On December 10, a JV was announced between EnerNOC, a U.S. listed company, and Marubeni, a major Japanese trading house. The JV will provide demand response services to commercial and industrial users in Japan. EnerNOC already has done a pilot program with Kansai Electric in 2012, and will start a new program with TEPCO via the new JV in 2013.
Some English language reports can be found here and here.
At a Massachusetts-Tokyo trade mission event in Tokyo timed to coincide with the announcement, EnerNOC CEO David Brewster indicated that commercial/industrial demand response systems have the potential to shave 10% off of Japan's peak electric energy demand. He noted that further regulatory reform will be needed to change electricity contracts -- and provide for "dispatchable" power -- in order to reap the full benefits.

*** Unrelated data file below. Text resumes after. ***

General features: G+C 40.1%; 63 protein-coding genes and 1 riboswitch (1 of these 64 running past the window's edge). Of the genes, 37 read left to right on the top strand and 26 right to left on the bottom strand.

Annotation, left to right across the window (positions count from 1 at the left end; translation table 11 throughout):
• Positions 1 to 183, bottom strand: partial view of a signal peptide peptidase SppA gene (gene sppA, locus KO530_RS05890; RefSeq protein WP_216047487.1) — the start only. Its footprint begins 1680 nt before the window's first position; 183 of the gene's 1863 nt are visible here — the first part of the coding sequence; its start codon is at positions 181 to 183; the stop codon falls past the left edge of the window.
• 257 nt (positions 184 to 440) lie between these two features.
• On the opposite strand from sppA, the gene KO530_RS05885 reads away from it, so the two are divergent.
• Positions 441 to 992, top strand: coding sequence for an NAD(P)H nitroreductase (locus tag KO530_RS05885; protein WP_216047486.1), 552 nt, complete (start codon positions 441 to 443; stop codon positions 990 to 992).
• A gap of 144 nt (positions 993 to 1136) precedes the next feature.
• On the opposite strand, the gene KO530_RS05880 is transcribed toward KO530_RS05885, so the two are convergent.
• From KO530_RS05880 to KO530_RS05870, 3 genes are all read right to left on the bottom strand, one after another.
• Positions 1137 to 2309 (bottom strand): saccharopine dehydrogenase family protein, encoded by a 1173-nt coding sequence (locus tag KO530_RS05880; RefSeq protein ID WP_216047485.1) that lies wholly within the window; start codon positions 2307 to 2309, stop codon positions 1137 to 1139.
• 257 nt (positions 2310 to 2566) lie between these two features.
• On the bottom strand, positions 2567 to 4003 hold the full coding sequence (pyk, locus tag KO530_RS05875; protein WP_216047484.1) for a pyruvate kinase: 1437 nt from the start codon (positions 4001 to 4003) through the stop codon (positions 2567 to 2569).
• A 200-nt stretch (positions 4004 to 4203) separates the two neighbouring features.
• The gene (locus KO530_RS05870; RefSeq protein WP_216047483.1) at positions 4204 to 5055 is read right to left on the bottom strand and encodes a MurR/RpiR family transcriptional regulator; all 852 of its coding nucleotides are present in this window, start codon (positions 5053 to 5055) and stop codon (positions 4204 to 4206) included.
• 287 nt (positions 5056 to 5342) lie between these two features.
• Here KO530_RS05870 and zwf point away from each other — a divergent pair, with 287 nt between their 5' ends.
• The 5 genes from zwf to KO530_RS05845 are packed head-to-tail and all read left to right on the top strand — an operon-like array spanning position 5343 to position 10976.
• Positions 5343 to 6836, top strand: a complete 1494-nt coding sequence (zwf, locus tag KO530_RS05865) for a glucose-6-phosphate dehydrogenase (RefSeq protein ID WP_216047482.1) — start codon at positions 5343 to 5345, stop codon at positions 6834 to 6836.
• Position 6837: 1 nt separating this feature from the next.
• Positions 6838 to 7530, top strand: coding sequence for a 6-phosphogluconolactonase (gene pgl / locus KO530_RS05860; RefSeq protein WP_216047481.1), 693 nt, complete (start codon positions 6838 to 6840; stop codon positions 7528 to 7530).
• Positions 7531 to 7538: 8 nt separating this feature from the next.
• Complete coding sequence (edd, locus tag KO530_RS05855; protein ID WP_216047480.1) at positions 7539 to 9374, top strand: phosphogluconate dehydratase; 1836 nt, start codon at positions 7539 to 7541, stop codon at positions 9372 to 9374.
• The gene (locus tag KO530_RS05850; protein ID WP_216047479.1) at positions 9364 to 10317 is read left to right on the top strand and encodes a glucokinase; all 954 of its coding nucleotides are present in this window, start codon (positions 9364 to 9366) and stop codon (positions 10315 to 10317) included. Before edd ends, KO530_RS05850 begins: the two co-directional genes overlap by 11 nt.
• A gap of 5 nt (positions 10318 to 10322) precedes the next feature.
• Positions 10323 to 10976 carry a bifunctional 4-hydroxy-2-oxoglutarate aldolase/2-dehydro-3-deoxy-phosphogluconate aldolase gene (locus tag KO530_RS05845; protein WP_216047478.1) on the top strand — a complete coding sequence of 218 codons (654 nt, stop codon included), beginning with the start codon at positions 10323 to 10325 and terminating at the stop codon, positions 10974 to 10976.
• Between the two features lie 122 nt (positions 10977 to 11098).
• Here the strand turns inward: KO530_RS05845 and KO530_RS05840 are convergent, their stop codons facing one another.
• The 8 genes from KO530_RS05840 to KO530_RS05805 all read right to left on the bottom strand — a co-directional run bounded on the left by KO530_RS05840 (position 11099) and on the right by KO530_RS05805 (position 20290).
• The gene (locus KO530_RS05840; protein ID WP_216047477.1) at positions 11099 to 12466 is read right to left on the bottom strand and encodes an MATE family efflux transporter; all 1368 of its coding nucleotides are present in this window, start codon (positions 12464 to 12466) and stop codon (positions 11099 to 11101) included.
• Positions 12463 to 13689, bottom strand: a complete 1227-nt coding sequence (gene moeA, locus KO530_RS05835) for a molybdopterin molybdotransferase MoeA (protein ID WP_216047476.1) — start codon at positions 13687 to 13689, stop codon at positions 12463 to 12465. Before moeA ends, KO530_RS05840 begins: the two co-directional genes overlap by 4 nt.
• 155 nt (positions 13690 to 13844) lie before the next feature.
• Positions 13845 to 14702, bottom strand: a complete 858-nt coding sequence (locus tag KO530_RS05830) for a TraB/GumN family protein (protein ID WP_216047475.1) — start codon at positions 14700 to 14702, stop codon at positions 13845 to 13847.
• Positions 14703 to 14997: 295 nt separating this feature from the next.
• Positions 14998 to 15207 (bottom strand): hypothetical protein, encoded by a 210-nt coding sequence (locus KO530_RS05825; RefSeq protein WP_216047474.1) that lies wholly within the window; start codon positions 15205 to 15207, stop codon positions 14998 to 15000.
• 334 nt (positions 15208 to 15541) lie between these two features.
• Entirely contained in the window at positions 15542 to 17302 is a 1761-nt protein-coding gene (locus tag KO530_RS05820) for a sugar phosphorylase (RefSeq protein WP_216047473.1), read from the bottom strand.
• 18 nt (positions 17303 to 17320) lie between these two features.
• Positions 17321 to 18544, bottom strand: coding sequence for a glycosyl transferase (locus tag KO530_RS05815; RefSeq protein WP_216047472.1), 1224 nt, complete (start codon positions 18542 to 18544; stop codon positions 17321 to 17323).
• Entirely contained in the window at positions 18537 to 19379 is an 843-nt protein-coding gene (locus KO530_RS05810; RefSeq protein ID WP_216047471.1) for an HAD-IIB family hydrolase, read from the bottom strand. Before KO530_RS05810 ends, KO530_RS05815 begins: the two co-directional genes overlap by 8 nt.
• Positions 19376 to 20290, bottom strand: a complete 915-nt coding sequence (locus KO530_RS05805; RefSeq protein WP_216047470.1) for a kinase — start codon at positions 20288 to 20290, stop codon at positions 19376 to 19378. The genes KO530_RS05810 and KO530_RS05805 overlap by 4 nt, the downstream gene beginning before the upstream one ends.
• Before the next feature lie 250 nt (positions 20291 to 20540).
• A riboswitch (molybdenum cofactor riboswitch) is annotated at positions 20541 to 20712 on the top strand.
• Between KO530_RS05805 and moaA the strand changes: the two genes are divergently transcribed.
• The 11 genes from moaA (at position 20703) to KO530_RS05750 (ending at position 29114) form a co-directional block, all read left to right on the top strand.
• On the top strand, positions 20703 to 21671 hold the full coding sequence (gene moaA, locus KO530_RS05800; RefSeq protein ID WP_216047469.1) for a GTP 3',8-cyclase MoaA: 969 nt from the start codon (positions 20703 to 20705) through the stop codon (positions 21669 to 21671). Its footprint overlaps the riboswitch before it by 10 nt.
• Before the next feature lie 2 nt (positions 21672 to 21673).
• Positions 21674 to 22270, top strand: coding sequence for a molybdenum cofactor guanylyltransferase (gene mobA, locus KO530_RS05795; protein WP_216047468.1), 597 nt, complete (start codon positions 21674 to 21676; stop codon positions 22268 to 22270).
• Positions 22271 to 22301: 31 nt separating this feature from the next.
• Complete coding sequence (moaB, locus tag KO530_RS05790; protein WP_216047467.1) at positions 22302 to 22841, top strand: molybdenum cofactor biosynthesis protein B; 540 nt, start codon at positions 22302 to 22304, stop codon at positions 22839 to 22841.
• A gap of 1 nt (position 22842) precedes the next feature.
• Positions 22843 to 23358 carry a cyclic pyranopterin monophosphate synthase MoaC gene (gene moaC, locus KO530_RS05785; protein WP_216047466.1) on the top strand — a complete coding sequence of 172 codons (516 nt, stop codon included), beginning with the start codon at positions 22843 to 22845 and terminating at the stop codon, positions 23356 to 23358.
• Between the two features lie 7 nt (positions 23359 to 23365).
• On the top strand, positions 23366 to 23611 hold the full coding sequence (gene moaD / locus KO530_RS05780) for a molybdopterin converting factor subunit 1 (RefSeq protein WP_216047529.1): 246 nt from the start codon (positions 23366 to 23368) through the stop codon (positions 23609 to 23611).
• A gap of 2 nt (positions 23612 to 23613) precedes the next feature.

This kind of demand response technology -- that can shut down demand for literally gigawatts in seconds or minutes -- is "low hanging fruit" for Japan. It can avoid the need for a lot of new centralized generation -- nuclear, coal or otherwise -- and can dramatically ease the implementation of renewables into the electricity grid.
Marubeni seems like an obvious partner for EnerNOC -- they have a long history of involvement with overseas power investments, they have energy trading businesses, and they are familiar with the transition to competitive electricity markets.